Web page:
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The first story by Anna-Marie McLemore is amazing but it is all down hill from there. I keep trying to read this anthology but decided to give up after the next three stories were only 1 and 2 stars. I DNF'd this at around 25%
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I love scifi and speculative fiction. Reclaim the Stars is full of supernatural, fantasy, space, magical, queer, and/or romance stories all centering Latinx people. It opens with a tale of princesses who are destined to duel for the right to wield power. There is a moving and sweet parable about puberty. The revenge stories are delicious. Brujas! It hit me during a story about a mermaid how wonderful and powerful it is to read a story and know what the real world location looks like, especially if it is Puerto Rico. I am purchasing this book for myself and keeping it on my gift list.
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I loved this collection, and I especially love that there are stories to share with my students, stories that I think they will connect and relate to no matter where they are from. This group of stories includes work from some of my favorite authors, specifically Anna-Marie McLemore and Zoraida Cordova, These stories are lush, beautiful, and thoughtful; many of the stories go beyond the genre to help the reader think about things like climate change, or how we fit into our families, or what the consequences are for being ourselves.  Like every collection, you're not going to love every story in the same way, but I think that people will enjoy most stories and find those ones that speak specifically to them.  Wonderful writing, beautiful work!
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I am very excited to say that I thoroughly enjoyed this anth9logy. I loved the fresh perspectives in sci-fi and fantasy short stories. They’re all vibrant, richly detailed, and full of interesting characters. Many of them absolutely also directly reflect the heritage and culture of the contributors, and others feature latinx references and language. I loved the variety of writing styles, and I feel that this is a true gem of short story anthologies; not a single story in here was “a clunker” so to speak, and that isn’t the case foe other anthologies I’ve read over the years. Every story ranged from very good to outstanding!
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This collection of short stories was wonderful to read! I loved how Reclaim the Stars brought such different voices together and how each short story tackled various themes in ways that kept me continuously hooked in. Although I really did enjoy this collection, there were a few stories that did leave me wanting more or wishing that they were shorter. I also wanted to give a special mention to my favourite story in the book, “Eterno” by J.C. Cervantes; this story kept me completely mesmerized and I wish that I could read a full-sized book based off of this story alone! Thank you so much to NetGalley and Zoraida Córdova for the eArc copy of this book!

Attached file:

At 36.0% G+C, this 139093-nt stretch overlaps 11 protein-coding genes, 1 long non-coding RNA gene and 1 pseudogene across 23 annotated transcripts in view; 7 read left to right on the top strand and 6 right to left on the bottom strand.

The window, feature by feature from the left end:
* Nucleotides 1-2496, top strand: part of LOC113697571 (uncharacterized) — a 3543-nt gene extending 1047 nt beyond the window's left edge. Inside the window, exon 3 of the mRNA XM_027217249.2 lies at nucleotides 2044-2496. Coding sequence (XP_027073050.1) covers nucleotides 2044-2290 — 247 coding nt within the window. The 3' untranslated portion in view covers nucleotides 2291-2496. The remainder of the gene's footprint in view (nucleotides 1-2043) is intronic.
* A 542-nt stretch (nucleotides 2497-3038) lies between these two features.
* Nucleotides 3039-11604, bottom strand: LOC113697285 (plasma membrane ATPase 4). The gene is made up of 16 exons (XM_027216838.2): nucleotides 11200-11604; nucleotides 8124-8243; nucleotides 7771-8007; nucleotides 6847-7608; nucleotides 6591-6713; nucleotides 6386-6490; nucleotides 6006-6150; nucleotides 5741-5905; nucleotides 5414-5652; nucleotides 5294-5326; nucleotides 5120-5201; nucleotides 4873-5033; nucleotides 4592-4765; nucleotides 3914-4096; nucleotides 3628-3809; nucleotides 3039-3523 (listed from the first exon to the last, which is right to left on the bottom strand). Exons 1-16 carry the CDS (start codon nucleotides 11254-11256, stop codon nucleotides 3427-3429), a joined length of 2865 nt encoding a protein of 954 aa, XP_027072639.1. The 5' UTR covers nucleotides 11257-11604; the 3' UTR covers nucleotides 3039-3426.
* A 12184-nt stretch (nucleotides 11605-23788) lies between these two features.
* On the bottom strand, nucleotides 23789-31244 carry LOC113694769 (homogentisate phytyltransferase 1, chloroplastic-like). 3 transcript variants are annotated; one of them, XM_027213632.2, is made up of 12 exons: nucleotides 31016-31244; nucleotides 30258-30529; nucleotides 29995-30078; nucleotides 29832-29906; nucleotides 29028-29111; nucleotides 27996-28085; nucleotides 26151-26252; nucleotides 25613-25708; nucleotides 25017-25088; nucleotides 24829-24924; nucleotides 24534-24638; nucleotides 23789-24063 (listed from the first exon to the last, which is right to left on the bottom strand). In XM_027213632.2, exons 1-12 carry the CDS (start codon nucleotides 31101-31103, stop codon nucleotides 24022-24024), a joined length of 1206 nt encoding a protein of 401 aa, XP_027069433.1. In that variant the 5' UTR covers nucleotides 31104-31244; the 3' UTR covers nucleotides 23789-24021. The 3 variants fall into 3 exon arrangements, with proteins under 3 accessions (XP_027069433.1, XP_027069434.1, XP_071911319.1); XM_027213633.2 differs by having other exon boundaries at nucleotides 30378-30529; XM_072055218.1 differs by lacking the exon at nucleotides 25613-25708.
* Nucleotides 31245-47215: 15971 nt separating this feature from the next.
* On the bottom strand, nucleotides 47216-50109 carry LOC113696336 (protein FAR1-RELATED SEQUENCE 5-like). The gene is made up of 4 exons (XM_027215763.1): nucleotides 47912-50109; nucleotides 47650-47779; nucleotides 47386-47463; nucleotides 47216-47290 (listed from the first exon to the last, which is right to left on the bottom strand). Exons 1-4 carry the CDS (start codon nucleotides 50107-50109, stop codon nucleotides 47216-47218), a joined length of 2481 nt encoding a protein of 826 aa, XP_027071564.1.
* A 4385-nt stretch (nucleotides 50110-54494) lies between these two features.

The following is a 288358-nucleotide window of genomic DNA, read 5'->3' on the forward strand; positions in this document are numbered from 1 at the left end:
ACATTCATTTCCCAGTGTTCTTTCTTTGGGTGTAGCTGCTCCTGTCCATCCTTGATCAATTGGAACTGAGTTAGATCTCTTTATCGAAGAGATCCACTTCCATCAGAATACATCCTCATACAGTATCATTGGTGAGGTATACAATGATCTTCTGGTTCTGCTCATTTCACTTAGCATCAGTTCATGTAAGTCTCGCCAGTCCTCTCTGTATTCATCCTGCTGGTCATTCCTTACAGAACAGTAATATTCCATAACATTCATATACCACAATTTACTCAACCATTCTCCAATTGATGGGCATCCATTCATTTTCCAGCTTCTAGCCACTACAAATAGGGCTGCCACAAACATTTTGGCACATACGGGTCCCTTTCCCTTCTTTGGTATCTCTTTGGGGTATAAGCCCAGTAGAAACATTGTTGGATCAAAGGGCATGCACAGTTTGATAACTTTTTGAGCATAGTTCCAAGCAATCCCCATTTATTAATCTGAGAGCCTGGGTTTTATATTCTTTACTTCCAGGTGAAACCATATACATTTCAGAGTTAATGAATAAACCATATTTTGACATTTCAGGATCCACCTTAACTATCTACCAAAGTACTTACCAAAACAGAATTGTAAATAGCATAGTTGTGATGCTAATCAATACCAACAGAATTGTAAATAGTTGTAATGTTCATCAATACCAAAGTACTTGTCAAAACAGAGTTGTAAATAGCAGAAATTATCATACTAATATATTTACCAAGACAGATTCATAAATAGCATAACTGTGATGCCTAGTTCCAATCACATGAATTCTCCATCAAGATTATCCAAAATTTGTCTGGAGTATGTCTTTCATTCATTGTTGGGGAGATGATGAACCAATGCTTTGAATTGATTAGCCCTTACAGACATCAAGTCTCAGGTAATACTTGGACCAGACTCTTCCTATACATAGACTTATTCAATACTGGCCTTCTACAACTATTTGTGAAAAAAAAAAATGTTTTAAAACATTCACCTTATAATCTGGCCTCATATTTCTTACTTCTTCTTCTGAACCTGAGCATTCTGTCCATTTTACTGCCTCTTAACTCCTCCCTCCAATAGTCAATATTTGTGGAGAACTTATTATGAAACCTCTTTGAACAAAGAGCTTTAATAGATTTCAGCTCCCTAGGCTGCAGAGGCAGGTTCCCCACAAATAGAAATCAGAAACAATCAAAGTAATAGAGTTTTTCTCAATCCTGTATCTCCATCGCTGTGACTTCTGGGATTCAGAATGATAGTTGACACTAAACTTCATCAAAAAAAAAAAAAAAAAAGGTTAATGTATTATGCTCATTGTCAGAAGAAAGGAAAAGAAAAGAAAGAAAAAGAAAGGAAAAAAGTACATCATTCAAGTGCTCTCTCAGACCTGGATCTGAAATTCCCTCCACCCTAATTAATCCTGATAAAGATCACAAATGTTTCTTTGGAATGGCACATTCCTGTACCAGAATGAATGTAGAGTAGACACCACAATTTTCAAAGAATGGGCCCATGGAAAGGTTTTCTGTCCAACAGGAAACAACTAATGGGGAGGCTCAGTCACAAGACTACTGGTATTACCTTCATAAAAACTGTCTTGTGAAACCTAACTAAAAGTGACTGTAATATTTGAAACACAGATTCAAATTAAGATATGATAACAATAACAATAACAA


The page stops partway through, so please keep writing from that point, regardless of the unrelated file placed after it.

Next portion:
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This is such a brilliant and fantastical collection of short stories to share latinx folklore. I loved that this collection featured so many authors I haven't heard of before, as it introduced me to new content and writing styles; this combined with the length 0f the stories made it a quick fun read!
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I didn't finish this book, I did read about 40% of it. I felt a lot, if not most, of the stories really struggled with the small amount of space they had, and considering the size of the book, it may have been better to have less authors to give their stories more room to breathe.

I have to review every NetGalley book I get or my ratio won't hit 100%, the "I will not be giving feedback" button doesn't count, thanks for understanding!
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I have to admit that short stories clearly aren’t my cup of tea but the ones that I did read were wonderful.
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Reclaim the Stars was a remarkably strong anthology, I was impressed by how many high quality stories there were in this collection. It was refreshing to see retellings of new, diverse stories (and made me want to read the originals!)

It’s always difficult to review anthologies because there’s so many stories, so I’ll just call out my favorites:

Reign of Diamonds - Absolutely loved this one. I mean, its about two space princesses with magic who are in a fight to the death. How could you not want to read that? 
Eterno - I would like a full book or series set in this world please. I loved how dark this one was. 
Tame the Wicked - Gender swapped beauty and the beast, always a yes for me

It’s always a treat to find a new anthology that I love, and I can’t wait to add a physical copy of this one to my shelves. I hope that we’ll get more anthology from Latinx authors as well (or even a part two of this one!).